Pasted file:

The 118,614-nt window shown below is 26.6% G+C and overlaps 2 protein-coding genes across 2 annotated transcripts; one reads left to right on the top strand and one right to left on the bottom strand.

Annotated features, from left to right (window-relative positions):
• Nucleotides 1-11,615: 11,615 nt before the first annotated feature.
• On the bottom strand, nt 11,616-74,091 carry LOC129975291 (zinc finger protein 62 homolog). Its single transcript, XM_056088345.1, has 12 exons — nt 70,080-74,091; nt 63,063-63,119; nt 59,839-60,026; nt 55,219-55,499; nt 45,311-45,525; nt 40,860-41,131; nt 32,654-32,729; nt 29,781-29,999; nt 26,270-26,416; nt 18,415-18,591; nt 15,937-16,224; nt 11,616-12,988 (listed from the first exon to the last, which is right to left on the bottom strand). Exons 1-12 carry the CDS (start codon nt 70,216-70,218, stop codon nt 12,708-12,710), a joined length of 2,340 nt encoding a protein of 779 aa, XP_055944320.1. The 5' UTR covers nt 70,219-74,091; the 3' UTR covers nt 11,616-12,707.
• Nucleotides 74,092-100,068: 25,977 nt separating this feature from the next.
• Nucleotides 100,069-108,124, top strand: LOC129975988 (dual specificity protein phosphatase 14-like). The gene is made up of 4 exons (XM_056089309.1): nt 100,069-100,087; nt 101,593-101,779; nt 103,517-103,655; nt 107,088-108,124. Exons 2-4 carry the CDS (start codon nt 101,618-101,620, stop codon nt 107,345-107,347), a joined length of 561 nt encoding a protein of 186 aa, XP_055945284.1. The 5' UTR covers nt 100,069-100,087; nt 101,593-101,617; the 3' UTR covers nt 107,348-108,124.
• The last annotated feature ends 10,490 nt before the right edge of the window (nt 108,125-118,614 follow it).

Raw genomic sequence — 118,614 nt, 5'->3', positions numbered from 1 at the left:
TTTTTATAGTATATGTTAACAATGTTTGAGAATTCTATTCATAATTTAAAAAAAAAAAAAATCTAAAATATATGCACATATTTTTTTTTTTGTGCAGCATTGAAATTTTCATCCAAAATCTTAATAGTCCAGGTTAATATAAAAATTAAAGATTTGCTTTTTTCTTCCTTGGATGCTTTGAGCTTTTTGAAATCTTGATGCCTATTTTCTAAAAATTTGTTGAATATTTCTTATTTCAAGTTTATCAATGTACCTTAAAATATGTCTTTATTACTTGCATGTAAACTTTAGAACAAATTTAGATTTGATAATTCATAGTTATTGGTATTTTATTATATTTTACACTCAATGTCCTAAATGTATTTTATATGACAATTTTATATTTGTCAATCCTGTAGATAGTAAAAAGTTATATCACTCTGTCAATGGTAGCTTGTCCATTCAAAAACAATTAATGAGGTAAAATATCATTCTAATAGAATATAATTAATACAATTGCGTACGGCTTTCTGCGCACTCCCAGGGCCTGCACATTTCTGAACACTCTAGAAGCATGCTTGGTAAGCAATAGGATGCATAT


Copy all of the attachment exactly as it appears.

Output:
The 118,614-nt window shown below is 26.6% G+C and overlaps 2 protein-coding genes across 2 annotated transcripts; one reads left to right on the top strand and one right to left on the bottom strand.

Annotated features, from left to right (window-relative positions):
• Nucleotides 1-11,615: 11,615 nt before the first annotated feature.
• On the bottom strand, nt 11,616-74,091 carry LOC129975291 (zinc finger protein 62 homolog). Its single transcript, XM_056088345.1, has 12 exons — nt 70,080-74,091; nt 63,063-63,119; nt 59,839-60,026; nt 55,219-55,499; nt 45,311-45,525; nt 40,860-41,131; nt 32,654-32,729; nt 29,781-29,999; nt 26,270-26,416; nt 18,415-18,591; nt 15,937-16,224; nt 11,616-12,988 (listed from the first exon to the last, which is right to left on the bottom strand). Exons 1-12 carry the CDS (start codon nt 70,216-70,218, stop codon nt 12,708-12,710), a joined length of 2,340 nt encoding a protein of 779 aa, XP_055944320.1. The 5' UTR covers nt 70,219-74,091; the 3' UTR covers nt 11,616-12,707.
• Nucleotides 74,092-100,068: 25,977 nt separating this feature from the next.
• Nucleotides 100,069-108,124, top strand: LOC129975988 (dual specificity protein phosphatase 14-like). The gene is made up of 4 exons (XM_056089309.1): nt 100,069-100,087; nt 101,593-101,779; nt 103,517-103,655; nt 107,088-108,124. Exons 2-4 carry the CDS (start codon nt 101,618-101,620, stop codon nt 107,345-107,347), a joined length of 561 nt encoding a protein of 186 aa, XP_055945284.1. The 5' UTR covers nt 100,069-100,087; nt 101,593-101,617; the 3' UTR covers nt 107,348-108,124.
• The last annotated feature ends 10,490 nt before the right edge of the window (nt 108,125-118,614 follow it).

Raw genomic sequence — 118,614 nt, 5'->3', positions numbered from 1 at the left:
TTTTTATAGTATATGTTAACAATGTTTGAGAATTCTATTCATAATTTAAAAAAAAAAAAAATCTAAAATATATGCACATATTTTTTTTTTTGTGCAGCATTGAAATTTTCATCCAAAATCTTAATAGTCCAGGTTAATATAAAAATTAAAGATTTGCTTTTTTCTTCCTTGGATGCTTTGAGCTTTTTGAAATCTTGATGCCTATTTTCTAAAAATTTGTTGAATATTTCTTATTTCAAGTTTATCAATGTACCTTAAAATATGTCTTTATTACTTGCATGTAAACTTTAGAACAAATTTAGATTTGATAATTCATAGTTATTGGTATTTTATTATATTTTACACTCAATGTCCTAAATGTATTTTATATGACAATTTTATATTTGTCAATCCTGTAGATAGTAAAAAGTTATATCACTCTGTCAATGGTAGCTTGTCCATTCAAAAACAATTAATGAGGTAAAATATCATTCTAATAGAATATAATTAATACAATTGCGTACGGCTTTCTGCGCACTCCCAGGGCCTGCACATTTCTGAACACTCTAGAAGCATGCTTGGTAAGCAATAGGATGCATAT